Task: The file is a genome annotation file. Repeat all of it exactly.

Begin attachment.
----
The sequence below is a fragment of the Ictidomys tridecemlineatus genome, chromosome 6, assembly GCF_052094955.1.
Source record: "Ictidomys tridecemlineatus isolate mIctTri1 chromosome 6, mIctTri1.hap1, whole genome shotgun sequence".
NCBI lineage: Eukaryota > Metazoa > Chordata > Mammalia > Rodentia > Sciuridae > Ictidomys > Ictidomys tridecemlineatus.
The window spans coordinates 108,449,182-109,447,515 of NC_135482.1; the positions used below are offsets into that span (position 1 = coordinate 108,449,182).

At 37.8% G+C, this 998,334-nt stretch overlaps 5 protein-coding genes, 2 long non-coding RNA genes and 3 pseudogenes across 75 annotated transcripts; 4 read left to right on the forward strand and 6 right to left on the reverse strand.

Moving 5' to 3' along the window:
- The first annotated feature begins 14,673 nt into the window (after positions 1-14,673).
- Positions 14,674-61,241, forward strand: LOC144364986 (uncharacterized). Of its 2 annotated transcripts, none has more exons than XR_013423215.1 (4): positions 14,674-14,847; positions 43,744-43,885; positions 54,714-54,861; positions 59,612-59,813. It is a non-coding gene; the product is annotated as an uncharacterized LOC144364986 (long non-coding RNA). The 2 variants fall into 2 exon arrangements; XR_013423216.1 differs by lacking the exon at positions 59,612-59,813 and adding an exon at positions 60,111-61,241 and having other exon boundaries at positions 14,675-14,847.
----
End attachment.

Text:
The sequence below is a fragment of the Ictidomys tridecemlineatus genome, chromosome 6, assembly GCF_052094955.1.
Source record: "Ictidomys tridecemlineatus isolate mIctTri1 chromosome 6, mIctTri1.hap1, whole genome shotgun sequence".
NCBI lineage: Eukaryota > Metazoa > Chordata > Mammalia > Rodentia > Sciuridae > Ictidomys > Ictidomys tridecemlineatus.
The window spans coordinates 108,449,182-109,447,515 of NC_135482.1; the positions used below are offsets into that span (position 1 = coordinate 108,449,182).

At 37.8% G+C, this 998,334-nt stretch overlaps 5 protein-coding genes, 2 long non-coding RNA genes and 3 pseudogenes across 75 annotated transcripts; 4 read left to right on the forward strand and 6 right to left on the reverse strand.

Moving 5' to 3' along the window:
- The first annotated feature begins 14,673 nt into the window (after positions 1-14,673).
- Positions 14,674-61,241, forward strand: LOC144364986 (uncharacterized). Of its 2 annotated transcripts, none has more exons than XR_013423215.1 (4): positions 14,674-14,847; positions 43,744-43,885; positions 54,714-54,861; positions 59,612-59,813. It is a non-coding gene; the product is annotated as an uncharacterized LOC144364986 (long non-coding RNA). The 2 variants fall into 2 exon arrangements; XR_013423216.1 differs by lacking the exon at positions 59,612-59,813 and adding an exon at positions 60,111-61,241 and having other exon boundaries at positions 14,675-14,847.